Christopher gave his life in the defense of his nation, his local community, his Marine brethren and his family. Christopher wanted all his life to make a difference in this world and in his short 24 years accomplished more than most will ever accomplish in a lifetime.

-- Rick Anderson, father of Christopher Anderson.

Arlington National Cemetery

From Rocky Mountain News 12/07/06

Corpsman from Colorado is killed in action in Iraq

Christopher A. Anderson was "serving his community, serving his country."

By Tillie Fong, Rocky Mountain News
December 7, 2006
A Colorado sailor was killed in Iraq on Monday. Christopher A. Anderson, 24, of Longmont died during military action in Anbar province.

He was a Navy corpsman who was assigned to the 1st Battalion, 6th Marines, 2nd Marine Division, Fleet Marine Force, Atlantic, based at Camp Lejeune, N.C.

Calls to the family and to the Navy were not returned Wednesday.

However, Rick Anderson, Christopher's father and a career Navy SEAL, told CBS 4 News that his son was "serving his community, serving his country and serving his family" at the time of his death, and that his son had been approved to be buried at Arlington National Cemetery.

Christopher Anderson joined the Navy on Aug. 9, 2005, and had reported to his unit in May of this year, according to his father.

Brian Van Ness, 49, a next-door neighbor, recalled that Anderson would mow the lawn for neighbors and help out with other chores.

"He always was getting involved with helping neighbors out," Van Ness said.

Van Ness said Christopher had wanted to join the Navy right after the tragedy of Sept. 11.

"He was real excited to join the military but didn't get in right then," he said.

Christopher worked in construction before he finally enlisted last year. Van Ness said the neighborhood threw a going-away party for Christopher when he was about to leave for boot camp last year.

"The way he described it - he was going to be the head of a medical group and he was pretty proud of himself for landing that," he said.

Van Ness said he didn't have any contact with Christopher after the party, but he said Christopher knew full well the dangers of military service.

"He was a real bright kid - he knew what he was getting into," he said. "He wouldn't jump into anything."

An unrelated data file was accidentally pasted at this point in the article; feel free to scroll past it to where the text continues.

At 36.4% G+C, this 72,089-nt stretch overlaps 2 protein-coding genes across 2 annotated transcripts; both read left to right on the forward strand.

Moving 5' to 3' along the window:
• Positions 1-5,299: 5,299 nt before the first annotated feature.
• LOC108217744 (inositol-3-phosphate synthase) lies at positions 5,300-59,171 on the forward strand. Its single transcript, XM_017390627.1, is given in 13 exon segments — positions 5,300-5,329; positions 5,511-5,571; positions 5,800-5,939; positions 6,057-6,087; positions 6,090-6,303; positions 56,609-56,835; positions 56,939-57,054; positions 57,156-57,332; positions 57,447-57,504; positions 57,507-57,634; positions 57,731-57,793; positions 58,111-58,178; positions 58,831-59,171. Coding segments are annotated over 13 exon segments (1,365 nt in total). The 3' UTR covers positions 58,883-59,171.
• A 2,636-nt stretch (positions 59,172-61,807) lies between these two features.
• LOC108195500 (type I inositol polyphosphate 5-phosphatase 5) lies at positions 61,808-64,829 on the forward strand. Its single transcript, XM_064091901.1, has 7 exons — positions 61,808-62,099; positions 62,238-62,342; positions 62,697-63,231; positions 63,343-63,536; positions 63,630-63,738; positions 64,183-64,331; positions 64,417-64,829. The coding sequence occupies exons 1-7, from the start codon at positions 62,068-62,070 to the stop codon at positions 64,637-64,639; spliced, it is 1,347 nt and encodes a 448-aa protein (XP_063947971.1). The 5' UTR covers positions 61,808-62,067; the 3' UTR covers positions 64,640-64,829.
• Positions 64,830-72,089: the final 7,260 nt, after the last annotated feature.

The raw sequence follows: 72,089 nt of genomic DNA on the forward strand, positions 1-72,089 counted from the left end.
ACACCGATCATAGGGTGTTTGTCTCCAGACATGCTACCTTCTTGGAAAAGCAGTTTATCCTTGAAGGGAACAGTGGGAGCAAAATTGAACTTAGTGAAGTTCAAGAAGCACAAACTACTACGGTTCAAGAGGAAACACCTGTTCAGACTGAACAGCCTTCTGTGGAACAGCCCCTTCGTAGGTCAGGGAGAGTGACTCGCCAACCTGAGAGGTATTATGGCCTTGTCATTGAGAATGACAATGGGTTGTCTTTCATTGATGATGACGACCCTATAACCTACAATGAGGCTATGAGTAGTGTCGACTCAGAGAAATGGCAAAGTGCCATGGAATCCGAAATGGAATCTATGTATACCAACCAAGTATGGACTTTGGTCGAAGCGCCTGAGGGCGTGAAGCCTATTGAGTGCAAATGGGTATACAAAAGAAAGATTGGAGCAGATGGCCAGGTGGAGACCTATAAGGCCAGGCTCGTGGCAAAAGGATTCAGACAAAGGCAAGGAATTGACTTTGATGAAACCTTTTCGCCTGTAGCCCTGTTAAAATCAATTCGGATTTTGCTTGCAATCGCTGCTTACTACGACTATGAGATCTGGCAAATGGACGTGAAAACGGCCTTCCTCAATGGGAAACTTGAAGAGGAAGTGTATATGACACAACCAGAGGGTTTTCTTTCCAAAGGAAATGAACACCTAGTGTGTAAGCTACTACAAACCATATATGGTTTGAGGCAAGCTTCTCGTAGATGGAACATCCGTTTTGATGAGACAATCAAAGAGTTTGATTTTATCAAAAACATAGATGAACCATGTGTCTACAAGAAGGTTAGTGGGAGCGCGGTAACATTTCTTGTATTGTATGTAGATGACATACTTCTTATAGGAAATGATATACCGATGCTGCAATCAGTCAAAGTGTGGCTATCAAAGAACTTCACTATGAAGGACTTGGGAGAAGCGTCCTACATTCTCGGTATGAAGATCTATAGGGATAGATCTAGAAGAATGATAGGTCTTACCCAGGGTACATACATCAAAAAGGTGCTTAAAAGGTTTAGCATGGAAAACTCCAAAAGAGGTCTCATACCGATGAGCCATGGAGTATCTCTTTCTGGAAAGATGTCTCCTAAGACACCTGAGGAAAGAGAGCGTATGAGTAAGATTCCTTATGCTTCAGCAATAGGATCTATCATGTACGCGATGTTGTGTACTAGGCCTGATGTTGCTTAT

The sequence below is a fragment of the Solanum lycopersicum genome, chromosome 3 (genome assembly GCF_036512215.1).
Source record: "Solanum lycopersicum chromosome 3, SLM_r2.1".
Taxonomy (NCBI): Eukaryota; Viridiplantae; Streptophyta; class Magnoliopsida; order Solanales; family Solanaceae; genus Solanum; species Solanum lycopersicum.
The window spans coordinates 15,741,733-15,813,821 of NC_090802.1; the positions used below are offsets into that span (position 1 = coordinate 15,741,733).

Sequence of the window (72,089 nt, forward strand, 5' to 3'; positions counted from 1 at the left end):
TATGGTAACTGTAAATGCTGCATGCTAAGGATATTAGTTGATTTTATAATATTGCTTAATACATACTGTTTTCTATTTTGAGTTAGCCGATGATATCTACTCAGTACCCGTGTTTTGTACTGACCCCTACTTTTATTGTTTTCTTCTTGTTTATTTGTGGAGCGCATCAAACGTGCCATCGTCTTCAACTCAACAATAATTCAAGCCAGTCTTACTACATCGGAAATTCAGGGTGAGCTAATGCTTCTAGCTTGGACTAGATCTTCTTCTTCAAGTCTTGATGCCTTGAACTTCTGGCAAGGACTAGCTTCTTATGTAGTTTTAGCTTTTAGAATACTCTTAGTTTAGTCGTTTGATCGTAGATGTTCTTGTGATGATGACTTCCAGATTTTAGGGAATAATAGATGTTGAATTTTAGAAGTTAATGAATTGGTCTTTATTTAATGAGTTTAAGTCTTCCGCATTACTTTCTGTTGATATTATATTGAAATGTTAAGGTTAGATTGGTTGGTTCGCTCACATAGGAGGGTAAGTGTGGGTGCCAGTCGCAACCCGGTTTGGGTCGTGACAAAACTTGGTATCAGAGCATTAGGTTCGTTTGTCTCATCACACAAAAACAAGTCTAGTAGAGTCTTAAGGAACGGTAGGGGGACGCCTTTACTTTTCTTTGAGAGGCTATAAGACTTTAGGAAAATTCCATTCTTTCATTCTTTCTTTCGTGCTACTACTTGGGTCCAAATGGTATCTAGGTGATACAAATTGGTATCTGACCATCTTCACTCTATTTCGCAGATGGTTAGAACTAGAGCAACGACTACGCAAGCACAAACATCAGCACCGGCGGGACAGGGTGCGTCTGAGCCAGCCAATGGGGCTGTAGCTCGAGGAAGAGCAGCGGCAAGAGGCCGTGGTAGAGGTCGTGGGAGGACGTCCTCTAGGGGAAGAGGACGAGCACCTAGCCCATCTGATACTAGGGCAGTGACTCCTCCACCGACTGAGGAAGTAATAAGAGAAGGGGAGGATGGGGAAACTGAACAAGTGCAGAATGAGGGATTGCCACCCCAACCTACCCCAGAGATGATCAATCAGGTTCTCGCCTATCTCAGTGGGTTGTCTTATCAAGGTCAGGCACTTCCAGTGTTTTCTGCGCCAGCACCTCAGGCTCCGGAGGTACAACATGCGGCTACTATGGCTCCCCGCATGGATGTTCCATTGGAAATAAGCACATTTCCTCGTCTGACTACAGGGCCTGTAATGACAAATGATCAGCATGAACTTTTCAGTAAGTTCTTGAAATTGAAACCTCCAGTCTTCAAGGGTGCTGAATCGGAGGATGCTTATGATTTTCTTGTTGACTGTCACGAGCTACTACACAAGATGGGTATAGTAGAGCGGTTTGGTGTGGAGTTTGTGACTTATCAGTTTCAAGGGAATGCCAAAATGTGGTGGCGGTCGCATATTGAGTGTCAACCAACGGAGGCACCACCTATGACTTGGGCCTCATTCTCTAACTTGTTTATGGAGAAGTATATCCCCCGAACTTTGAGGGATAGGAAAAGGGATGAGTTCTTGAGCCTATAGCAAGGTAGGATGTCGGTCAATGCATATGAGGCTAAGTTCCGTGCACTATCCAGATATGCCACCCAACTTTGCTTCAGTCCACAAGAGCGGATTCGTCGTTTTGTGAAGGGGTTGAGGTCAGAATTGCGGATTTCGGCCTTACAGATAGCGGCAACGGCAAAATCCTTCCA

Rick Anderson told CBS4 that Christopher was the type of person who wanted to be in middle of the action and not stay back.

A graduate of Longmont High School in 2000, Christopher Anderson was a member of the school's Fellowship of Christian Athletes, according to John Poynton, spokesman for the St. Vrain Valley School District.

"The students and staff of Longmont High School and the entire district send our heartfelt condolences to the Anderson family," Poynton said. "He died serving his nation and we're proud of him."

From Gino Jeffers 08/21/12:

To whom it may concern,

My name is Gino Jeffers, a U.S. Navy Hospital Corpsman. I highly respect HM3 Anderson. He’s a “greenside” corpsman that many corpsmen assigned to a Marine unit aspire to be. I don’t know if anyone on the website knows, but the current medical training facility for HM “A” school is called “Anderson Hall” in his honor. On the school’s wall of heroes, HM3 Anderson is centermost between all the pictures of our fallen brothers and sisters in the HM (FMF) rating. On the outside of the building is a placard that serves to educate would-be corpsman of why the hall is named so appropriately and reminds us of HM3 Anderson’s heroic sacrifice for God, Country, and his Marines.

I don’t know. I guess you could say it is my pride as a Navy corpsman that I would want that information placed on the website for everyone to read. Not that it has to be, but it would be a nice touch that would help bolster his legacy and remind us of why we do what we do.

With kind regards,
Gino Jeffers, USN